Left Behind


An officer struggles with the sudden loss of one of his men


Note: Regular readers will know that we are not fond of the anonymous opinion. It is reflected in our comments and posts. It may then seem hypocritical to have an anonymous post but there are two reasons for this. One, the author’s department is still dealing with this loss and two, the author does not want the focus to be on him and his department but on YOU and YOUR department should the same tragedy happen to you. Resources are listed below. – Bill

From your first steps in to this profession a simple yet powerful message is tapped in to you, “never leave a man behind”

One morning this spring I was awoken by a phone call from my chief to notify me that my lieutenant had taken his life. In the days, weeks and months since I seem to perpetually struggle with the fact that I left him behind. His suicide was a complete walk off, none of us saw it coming and neither did his family. There was planning and purpose in his life, close friends and family, none of the “tell-tale signs”.

Like the ignorant Fire Chief on the news following a LODD telling the press “I never thought it could happen here” I sat trapped in my own worst professional nightmare at the same time breaking down over losing my friend. Of all people, of all crews; highly motivated, in touch, vigilant, close knit, we missed it, we lost one and it was Mike.

As a career firefighter on a three platoon schedule we spend a third of our life with our crew. These guys are our roommates and brothers not just “coworkers” it is a relationship not just an avenue of association. I assumed because of this I knew Mike well but the moment I learned he left us, I was hit with just how little I knew. I never ever thought I would get that phone call about one of my guys, let alone one I looked to so much.

I worked with or around Mike for 16 years. Mike was the Lieutenant at my first station assignment. He was the one who would take the new firefighter through the truck, equipment and station as much as they wanted. He never tired of my questions or discussion.

About 5 years ago I ran into Mike on a call, it had been awhile since we worked together and he told me we should grab lunch. I met him at a bar and grill thinking we would have a few beers and catch up; he ended up using almost every minute to talk me into studying and taking the Captains’ test with him. The thing is he never signed up and a year after the test when I was assigned to Station 1 with him, I asked if this was his plan all along. He told me “Sometimes things just have a way of working themselves out”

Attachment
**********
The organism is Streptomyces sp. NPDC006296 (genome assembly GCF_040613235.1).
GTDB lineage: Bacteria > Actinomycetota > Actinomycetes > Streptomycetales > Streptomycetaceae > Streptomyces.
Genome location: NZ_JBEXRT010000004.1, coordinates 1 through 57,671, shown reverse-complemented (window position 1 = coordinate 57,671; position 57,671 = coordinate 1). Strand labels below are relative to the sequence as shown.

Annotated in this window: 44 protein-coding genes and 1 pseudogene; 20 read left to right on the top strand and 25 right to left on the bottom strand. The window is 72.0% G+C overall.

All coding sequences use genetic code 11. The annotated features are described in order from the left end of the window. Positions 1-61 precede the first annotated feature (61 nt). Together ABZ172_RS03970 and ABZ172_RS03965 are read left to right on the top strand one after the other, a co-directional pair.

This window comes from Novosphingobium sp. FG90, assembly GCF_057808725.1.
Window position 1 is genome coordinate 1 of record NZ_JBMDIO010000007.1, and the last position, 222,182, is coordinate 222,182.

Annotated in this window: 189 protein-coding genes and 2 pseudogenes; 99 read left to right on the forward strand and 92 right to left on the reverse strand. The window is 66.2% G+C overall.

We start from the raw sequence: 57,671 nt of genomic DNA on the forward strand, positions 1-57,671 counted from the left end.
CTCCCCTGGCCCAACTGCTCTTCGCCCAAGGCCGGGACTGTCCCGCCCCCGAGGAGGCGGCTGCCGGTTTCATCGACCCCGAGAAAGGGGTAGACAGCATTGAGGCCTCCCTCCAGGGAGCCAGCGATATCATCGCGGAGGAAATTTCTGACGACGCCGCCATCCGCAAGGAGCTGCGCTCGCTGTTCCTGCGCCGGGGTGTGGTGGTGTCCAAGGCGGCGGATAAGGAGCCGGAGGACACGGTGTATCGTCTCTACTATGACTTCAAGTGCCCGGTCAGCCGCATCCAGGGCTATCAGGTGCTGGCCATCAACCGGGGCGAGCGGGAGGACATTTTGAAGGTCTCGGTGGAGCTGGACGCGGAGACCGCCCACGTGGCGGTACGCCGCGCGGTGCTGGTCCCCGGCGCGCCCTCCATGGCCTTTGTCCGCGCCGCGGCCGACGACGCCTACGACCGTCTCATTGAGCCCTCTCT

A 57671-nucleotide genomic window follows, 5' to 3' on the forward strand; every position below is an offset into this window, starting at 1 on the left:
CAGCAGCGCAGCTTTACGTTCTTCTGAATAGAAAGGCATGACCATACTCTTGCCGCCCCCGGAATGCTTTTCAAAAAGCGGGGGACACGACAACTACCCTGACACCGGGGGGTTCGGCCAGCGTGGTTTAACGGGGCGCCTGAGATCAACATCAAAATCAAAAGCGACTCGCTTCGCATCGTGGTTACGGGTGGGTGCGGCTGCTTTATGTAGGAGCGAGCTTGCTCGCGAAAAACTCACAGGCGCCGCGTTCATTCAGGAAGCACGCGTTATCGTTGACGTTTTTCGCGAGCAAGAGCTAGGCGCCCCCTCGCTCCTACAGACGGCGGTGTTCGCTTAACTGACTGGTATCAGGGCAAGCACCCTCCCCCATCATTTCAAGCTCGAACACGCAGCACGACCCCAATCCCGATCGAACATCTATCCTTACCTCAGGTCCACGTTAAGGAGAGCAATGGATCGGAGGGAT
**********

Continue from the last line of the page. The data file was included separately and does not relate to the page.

Before the funeral within the department there were staunch differences on an approach. Beneath the surface there was a divide between honoring a man who gave over 25 years to the department in nearly all areas and those who wanted to make sure suicide wasn’t glorified with the services. In the end the services were very respectful and fitting for the incredible man I knew Mike to be. The services were a perfect tribute to the life of Mike and that night after the funeral as our crew stood together we all felt relief that the focus was on his life and not his final act.

Unfortunately that relief was short lived and waking up the next day without the extreme stress, concern and emotion that carried me through the first week without him meant that I had to finally face this on a personal level and walking into the firehouse that day was 10 times harder than it was 6 days earlier when we put our gear on the rig 24 hours after learning our brother was gone.

Since we lost Mike there are some things I have a greater appreciation for, at home I am a better husband and father, I see my life and time with them with more, smile more, love more, at home I am more.

Unfortunately at work I am less than I ever have been. I don’t feel the same, I don’t see the same, I don’t hear the same and I don’t sound the same. I am clearly missing more than just an officer and a friend. Loosing Mike hurt me as a person, but it has hollowed me out as an officer.

I know Mike’s suicide was not my fault, I know I was not responsible for his decision, I don’t blame myself and I don’t need anyone to continue to tell me that; it hasn’t changed some feelings and it won’t. Loss is loss and I no longer have one of my firefighters, one of my responsibilities as an officer is gone. We are “our brother’s keeper” and one of my brothers is gone.

At work I still sometimes drift; in the station there are constant reminders, we still share memories, I still see his name tags, his empty locker next to mine. It is at the station that I remember I left a man behind, and not just a man but a mentor, a friend, a brother. It has only been 6 months since Mike took his life, sometimes in the department around us it might as well been 6 years ago. Inside the walls, in the hearts and some days on the faces of the men at station 1 it feels like it was yesterday.

Sometimes I get angry and I think I didn’t leave Mike behind; he left us behind. We are the ones now empty, hurt and struggling to make sense. The once confident and hard charging officer and crew he said he wanted is rattled, unable to get traction and more shell then star. But this is short lived and the cloak of guilt creeps back on the shoulders. Who am I? Blaming someone who I cared about so much and was hurting so bad that he took his own life for my inability to man up find focus to get through this?

I think of his family; those who lost a son, a brother, and uncle and I realize I am one of the smallest pieces of the shattered puzzle left behind.

We throw around “never leave a man behind” and it seems like something you can stand for so firmly, that is until you feel you have failed this responsibility. There is certain darkness to suicide which keeps it filed away in the shadows. Firefighter suicides are so loosely tracked that in all my efforts I have only been able to find “estimates” which unfortunately hover between 2 and 300 in 2013. If they are at all accurate this puts it at 3 times the number of recognized line of duty deaths (LODDs).